*more* than welcome :-).

To submit a proposal to present, chair or discuss on a panel, use the online form by October 2nd:

(And please designate section 36 as your first section)


Micah (

PS -- For those unfamiliar with MPSA, here is more information on the conference:

The MPSA holds one of the largest political science conferences, with around 4,000 presenters from across the United States and around the world. The MPSA National Annual Conference is held in Chicago, in the historic Palmer House Hotel. In 2007, the Conference will be held from April 12-15.

Micah Altman, Ph.D. Senior Research Scientist, Institute for Quantitative Social Science
Associate Director, Harvard-MIT Data Center
Contact info, etc.:

Second Call for Proposals and Program Ideas: NASIG 22nd Annual Conference, 2007

Second Call for Proposals and Program Ideas: NASIG 22nd Annual Conference, 2007

Second Call for Proposals and Program Ideas
NASIG 22nd Annual Conference "Place Your Bet in Kentucky: The Serials Gamble"
May 31 - June 3, 2007
The Galt House, Louisville, Kentucky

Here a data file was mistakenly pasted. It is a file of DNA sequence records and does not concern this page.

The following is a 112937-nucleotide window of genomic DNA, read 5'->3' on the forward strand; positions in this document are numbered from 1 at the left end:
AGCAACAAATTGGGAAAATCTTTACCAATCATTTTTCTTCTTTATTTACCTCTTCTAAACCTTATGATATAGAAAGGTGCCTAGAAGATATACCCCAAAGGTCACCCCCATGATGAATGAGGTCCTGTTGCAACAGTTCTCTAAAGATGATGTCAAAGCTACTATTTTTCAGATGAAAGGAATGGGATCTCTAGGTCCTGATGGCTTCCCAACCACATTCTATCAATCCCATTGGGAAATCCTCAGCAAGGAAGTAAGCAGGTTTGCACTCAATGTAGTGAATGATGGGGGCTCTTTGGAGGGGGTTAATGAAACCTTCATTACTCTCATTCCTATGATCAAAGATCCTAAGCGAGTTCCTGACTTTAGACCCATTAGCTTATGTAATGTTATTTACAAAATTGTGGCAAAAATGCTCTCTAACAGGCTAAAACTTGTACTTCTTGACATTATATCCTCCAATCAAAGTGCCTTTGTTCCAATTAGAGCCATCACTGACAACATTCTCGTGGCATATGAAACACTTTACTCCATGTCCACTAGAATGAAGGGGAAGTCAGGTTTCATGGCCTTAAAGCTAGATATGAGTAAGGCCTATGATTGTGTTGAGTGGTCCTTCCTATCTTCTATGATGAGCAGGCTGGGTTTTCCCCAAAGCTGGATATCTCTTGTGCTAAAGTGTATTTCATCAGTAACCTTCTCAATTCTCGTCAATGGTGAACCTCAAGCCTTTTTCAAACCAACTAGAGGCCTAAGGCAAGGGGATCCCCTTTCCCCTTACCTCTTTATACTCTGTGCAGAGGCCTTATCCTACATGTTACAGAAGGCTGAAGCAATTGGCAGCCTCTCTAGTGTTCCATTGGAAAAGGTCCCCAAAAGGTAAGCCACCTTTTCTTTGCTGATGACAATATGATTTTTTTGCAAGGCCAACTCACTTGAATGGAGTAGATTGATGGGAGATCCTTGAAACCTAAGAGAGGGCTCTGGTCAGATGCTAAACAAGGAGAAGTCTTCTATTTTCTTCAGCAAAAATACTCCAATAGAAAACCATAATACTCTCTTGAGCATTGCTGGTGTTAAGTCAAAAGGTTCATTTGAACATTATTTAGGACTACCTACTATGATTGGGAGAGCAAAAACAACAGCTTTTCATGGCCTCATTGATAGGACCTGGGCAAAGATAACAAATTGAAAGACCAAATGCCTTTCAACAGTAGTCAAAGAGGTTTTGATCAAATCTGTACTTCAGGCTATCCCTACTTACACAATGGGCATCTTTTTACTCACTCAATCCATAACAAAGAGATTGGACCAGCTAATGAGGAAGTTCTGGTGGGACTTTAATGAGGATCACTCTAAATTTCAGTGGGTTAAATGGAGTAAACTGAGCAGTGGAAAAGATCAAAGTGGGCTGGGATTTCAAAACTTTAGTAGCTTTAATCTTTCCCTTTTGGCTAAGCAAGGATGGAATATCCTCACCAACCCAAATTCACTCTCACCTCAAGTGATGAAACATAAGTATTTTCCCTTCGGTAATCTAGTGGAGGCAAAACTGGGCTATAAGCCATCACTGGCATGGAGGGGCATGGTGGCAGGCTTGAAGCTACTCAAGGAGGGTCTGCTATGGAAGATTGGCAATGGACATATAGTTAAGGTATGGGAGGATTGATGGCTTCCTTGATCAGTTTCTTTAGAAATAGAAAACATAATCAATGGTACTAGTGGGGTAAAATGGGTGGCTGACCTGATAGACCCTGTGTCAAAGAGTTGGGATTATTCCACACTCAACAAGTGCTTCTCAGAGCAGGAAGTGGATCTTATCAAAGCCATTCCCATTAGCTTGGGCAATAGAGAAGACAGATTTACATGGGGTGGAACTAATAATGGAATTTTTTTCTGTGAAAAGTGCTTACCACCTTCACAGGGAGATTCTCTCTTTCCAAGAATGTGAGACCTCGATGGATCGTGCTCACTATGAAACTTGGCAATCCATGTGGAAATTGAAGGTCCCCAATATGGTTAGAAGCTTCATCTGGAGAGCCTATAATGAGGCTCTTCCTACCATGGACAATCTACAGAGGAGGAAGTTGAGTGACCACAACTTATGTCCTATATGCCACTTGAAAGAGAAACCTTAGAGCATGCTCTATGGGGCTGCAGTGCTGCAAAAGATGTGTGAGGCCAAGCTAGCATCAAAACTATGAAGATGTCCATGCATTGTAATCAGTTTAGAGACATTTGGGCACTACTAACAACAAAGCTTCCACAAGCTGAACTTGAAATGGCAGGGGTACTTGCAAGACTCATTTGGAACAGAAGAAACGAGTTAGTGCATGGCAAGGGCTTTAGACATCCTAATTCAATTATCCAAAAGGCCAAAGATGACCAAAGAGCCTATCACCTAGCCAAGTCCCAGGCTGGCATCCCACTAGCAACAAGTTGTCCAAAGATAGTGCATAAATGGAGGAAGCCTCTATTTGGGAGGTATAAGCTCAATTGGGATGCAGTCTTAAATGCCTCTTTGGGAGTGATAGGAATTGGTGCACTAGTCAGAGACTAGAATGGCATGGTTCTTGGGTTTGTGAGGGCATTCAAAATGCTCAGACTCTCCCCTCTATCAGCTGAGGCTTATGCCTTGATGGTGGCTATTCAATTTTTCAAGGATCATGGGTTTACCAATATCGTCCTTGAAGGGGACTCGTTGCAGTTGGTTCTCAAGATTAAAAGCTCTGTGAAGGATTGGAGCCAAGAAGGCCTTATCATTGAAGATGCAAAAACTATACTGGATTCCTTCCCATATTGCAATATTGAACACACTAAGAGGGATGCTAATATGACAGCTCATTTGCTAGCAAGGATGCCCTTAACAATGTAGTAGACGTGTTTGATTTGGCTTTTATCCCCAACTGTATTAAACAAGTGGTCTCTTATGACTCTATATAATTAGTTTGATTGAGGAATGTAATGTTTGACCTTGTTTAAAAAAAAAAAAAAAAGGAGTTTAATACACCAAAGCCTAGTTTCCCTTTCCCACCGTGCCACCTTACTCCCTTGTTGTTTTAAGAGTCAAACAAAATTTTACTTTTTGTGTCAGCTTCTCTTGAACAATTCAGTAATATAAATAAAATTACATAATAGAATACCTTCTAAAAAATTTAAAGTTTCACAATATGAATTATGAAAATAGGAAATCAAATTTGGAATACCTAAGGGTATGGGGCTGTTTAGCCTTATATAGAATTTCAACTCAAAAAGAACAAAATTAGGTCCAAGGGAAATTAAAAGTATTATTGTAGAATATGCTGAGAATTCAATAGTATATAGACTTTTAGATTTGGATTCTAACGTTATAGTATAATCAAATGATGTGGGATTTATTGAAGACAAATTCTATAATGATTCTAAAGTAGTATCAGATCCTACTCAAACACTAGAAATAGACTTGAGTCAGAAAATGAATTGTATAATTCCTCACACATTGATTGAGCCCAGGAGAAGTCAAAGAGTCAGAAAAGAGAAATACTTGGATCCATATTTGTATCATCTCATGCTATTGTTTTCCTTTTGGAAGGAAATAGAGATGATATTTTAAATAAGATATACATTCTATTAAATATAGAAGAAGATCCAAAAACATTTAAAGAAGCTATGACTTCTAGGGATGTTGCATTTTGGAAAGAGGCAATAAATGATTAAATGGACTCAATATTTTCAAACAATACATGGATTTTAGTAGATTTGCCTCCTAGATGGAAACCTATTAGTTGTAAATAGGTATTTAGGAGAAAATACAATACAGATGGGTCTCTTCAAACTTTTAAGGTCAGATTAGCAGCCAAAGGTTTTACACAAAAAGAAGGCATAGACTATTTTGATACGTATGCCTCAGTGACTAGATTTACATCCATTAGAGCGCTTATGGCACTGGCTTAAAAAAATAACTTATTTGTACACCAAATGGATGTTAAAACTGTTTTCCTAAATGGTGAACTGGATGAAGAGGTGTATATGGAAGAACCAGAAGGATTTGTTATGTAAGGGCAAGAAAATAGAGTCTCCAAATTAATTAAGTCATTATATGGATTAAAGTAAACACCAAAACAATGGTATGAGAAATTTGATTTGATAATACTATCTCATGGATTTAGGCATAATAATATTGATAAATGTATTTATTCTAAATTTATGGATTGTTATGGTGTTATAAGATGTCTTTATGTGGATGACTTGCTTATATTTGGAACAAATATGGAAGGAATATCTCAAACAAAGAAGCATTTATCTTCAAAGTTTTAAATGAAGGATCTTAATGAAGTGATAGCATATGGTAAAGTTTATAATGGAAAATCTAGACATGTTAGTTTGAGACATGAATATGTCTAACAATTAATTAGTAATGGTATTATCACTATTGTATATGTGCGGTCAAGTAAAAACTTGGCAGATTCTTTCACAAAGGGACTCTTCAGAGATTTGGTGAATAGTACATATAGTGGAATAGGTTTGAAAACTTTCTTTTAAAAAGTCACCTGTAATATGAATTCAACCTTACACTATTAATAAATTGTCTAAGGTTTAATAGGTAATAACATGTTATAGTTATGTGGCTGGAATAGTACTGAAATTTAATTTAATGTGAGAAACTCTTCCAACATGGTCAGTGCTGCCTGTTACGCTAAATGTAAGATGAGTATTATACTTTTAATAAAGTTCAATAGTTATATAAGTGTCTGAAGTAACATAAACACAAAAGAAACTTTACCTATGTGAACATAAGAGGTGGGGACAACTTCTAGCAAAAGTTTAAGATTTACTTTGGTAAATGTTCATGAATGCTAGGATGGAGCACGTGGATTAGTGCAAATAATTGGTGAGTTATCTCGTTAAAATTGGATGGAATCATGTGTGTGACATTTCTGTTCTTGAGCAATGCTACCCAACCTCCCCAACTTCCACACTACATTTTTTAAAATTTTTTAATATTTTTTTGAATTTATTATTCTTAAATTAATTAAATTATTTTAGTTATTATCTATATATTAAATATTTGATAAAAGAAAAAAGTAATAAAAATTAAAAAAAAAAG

(For more information, contact the NASIG Publicist at

To suggest a proposal or an idea, please fill out the submission form:

The deadline for submissions of proposals and ideas is October 6, 2006.

The 2007 NASIG Conference will be held on the banks of the Ohio River, at the historic Galt House Hotel ( Louisville, home of the legendary Louisville Slugger and the Kentucky Derby, is known for its riverfront parks, authentic bourbon, and warm Southern hospitality.

The theme of the 2007 conference is "Place Your Bet in Kentucky: The Serials Gamble." NASIG's Program Planning Committee (PPC) invites proposals and ideas for programs that address the theme of taking risks in the serials world. Are there any safe bets for serialists? What new opportunities and challenges are worth the risk?